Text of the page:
ASUS packed the PadFone X with a host of excellent camera features that should keep both advanced and novice users occupied for quite some time. In terms of shooting modes, you get Auto, HDR, Beautification for selfies and close-ups, Panorama, Night, Low Light, and Smart Remove for taking out unwanted objects.
The All Smiles mode lets you capture five photos and select and save the best of the group, while GIF Animation lets you create short gif files. Video modes include Normal, High Speed, Slow Motion and Time Lapse.
Beyond shooting modes, the PadFone X also has 10 photo filters, as well as a comprehensive list of customizable settings ranging from white balance and ISO to video exposure level and face detection.
The brains of the PadFone X sit in its handset, and include a quad-core Qualcomm Snapdragon 800 processor, 2GB of RAM and 16GB of storage with support for a 64GB microSD card. Swiping through the home screens and apps drawer was buttery smooth, while games like "N.O.V.A. 3" looked excellent in either smartphone or tablet mode. Transitioning from tablet to smartphone mode took about 2.4 seconds.
On our real-world VidTrim test, the PadFone X took 6 minutes and 19 seconds to transcode a 204MB, 1080p video to 480p. That's nearly two minutes faster than the category average of 8:09. The HTC One M8 and Samsung Galaxy S5, which both run quad-core Qualcomm Snapdragon 801 processors and 2GB of RAM, completed the test in 4:47 and 5:07, respectively.
Unfortunately, opening apps such as the aforementioned "N.O.V.A. 3" took nearly 10 seconds longer than the smartphone category average, 25 seconds versus 16 seconds. The Samsung Galaxy S5 took 18 seconds to launch the app, while the HTC One M8 took 12 seconds.
On the Geekbench 3 benchmark, which tests a device's multicore performance, the PadFone X scored 1,352. The HTC One M8 (2,480) and Galaxy S5 (2,927) performed markedly better, and the category average is also higher, at 1,806.
The PadFone fared slightly better on the Quadrant benchmark, which tests a device's overall performance, scoring 19,447. That's better than the category average of 12,780, but well below the HTC One M8's score of 24,645 and the Galaxy S5's mark of 24,859.
In terms of graphics and gameplay, the PadFone X and its Adreno 330 GPU scored 16,059 on the 3DMark Ice Storm Unlimited benchmark. That's higher than the smartphone category average of 12,036, but lower than the Galaxy S5's score of 18,204 and the One M8's showing of 20,965.
ASUS and AT&T loaded the PadFone X with a host of apps, though only some are useful. ASUS apps include SuperNote and Power Saver, which lets you choose between three battery modes, each with increasingly strict settings to maximize battery savings. The ASUS Splendid app allows you to customize the display's color temperature, while AudioWizard is for adjusting audio modes and settings.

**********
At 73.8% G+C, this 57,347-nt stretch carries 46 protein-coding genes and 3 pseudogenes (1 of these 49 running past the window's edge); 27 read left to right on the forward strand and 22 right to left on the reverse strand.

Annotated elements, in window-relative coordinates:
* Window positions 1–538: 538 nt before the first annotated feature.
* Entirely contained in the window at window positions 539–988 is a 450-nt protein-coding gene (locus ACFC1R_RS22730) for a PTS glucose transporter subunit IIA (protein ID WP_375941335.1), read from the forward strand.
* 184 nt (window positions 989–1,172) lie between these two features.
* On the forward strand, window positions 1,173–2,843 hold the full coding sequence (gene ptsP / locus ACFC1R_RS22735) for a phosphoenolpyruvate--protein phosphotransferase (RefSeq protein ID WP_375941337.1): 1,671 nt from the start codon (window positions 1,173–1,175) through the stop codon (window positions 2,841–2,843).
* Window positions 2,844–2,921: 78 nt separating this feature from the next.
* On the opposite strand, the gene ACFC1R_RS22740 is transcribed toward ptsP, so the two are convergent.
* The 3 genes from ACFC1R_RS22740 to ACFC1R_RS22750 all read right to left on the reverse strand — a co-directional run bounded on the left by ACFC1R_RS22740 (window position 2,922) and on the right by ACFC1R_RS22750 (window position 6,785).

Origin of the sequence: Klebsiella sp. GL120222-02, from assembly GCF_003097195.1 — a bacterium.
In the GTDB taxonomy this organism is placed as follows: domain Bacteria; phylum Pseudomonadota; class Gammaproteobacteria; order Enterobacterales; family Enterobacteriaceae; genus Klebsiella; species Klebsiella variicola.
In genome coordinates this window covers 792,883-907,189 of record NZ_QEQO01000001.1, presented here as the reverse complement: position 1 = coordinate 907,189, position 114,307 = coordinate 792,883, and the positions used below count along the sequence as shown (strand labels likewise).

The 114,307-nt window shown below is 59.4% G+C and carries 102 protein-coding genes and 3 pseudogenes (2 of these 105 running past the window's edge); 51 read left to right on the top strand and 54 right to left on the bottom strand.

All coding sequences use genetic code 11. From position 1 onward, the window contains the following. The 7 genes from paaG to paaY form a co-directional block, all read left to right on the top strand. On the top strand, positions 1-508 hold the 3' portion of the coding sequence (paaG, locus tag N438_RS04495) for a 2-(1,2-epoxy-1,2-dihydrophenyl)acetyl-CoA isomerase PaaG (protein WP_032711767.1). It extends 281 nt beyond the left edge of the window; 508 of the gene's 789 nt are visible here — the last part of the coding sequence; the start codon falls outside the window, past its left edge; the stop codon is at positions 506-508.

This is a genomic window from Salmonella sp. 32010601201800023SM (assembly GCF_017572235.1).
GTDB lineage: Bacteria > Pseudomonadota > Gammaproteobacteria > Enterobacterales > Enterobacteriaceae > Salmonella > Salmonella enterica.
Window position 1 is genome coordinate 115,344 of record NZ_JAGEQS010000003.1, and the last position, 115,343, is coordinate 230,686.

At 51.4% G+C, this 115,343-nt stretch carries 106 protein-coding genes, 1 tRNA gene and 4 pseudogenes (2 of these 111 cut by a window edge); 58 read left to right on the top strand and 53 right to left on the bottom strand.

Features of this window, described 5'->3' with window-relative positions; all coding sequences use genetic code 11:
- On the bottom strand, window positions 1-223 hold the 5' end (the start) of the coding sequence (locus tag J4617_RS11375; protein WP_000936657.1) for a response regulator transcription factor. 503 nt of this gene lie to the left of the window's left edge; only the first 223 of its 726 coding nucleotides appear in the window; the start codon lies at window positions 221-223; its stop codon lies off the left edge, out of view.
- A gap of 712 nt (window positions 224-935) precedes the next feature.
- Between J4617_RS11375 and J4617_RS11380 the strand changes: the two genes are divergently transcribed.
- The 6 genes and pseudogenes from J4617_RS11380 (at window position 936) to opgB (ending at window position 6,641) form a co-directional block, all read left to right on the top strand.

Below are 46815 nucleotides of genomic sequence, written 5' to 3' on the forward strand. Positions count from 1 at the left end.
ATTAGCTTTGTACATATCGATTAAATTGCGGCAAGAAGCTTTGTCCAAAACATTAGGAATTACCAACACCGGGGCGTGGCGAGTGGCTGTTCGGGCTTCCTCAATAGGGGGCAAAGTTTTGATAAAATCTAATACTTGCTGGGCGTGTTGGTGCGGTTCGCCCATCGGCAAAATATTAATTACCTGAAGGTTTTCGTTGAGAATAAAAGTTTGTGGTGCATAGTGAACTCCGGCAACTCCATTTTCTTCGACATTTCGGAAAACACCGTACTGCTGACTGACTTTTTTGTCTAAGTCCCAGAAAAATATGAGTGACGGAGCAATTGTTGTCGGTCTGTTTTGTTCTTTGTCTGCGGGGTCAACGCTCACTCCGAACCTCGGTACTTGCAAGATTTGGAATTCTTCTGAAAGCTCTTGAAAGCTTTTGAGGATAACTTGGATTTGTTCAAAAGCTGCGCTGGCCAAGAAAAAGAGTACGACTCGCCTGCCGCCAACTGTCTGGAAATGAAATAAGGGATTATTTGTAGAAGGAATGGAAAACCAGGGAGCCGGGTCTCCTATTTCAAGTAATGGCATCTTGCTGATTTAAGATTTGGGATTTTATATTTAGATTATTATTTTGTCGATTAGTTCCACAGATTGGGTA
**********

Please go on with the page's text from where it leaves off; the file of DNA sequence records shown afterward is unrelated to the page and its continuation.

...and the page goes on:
AT&T saddled the PadFone with myAT&T, which lets you monitor your account activity; AT&T Locker cloud storage; AT&T Smart Wi-Fi; Mobile Hotspot; Usage Manager; AT&T Mobile Locate; Drive Mode; AT&T Ready2Go, which helps you setup your device; and Beats Music. There's too much stuff here.
Parents who want to keep their kids from accessing inappropriate content may be interested in the included Famigo app, which provides you with a variety of kid-friendly games and learning tools. For the security minded, the PadFone X includes Lookout Mobile Security and the Keeper password-protection app.
In order for the PadFone X to run in tablet mode, ASUS had to include batteries in both the device's phone and slate portions. The smartphone gets a 2300-mAh battery, while the tablet gets a 4990-mAh battery.
On the Laptop Mag Battery test, which involves continuous Web surfing over 4G LTE with the display brightness set to 150 nits, the phone portion of the PadFone X lasted 6 hours and 45 minutes. That's shorter than the smartphone category average of 7:29. The Galaxy S5 for AT&T lasted a marathon 9:42, while the One M8 lasted an equally impressive 9:52.
As a tablet, the PadFone X lasted 9:42, more than an hour longer than the tablet category average of 8:09.
The PadFone X's biggest selling point is its impressive value proposition. For $199, you get a 5-inch smartphone with a 1080p display, strong performance and 13-MP camera, as well as a 9-inch tablet with a full-HD screen. What's more, rather than paying for two separate data plans for your smartphone and tablet, you only have to pay for a plan for your handset.
On AT&T, a 2GB Mobile Share plan costs $80 per month for the first device, and $10 per month for a second, such as a tablet. Since the PadFone X counts as just one device, you would end up paying $1,930 over the course of two years, not counting the cost of the hardware itself.
If you were to purchase two devices separately, such as a Samsung Galaxy S5 and an iPad, you would end up spending $240 more, or $2,170, over the course of the contract. Plus, you would need to spend extra on the tablet hardware. An iPad mini with Retina Display, for instance, starts at $429 with 4G LTE.
The PadFone X is an intriguing device that packs a smartphone and tablet into a single, affordable package. On their own, the two devices are good, but not great. The handset's battery life is relatively short, while the slate is on the heavy side with a distractingly large bezel. Together, though, they make the PadFone X a fairly impressive hybrid at an aggressive price.
If you're searching only for a new smartphone, we would suggest picking up either the Samsung Galaxy S5 or HTC One M8, as both offer better overall performance and endurance. But if you're in the market for a smartphone and tablet in one -- and you don't want to pay extra for data -- the PadFone X is certainly worth a look.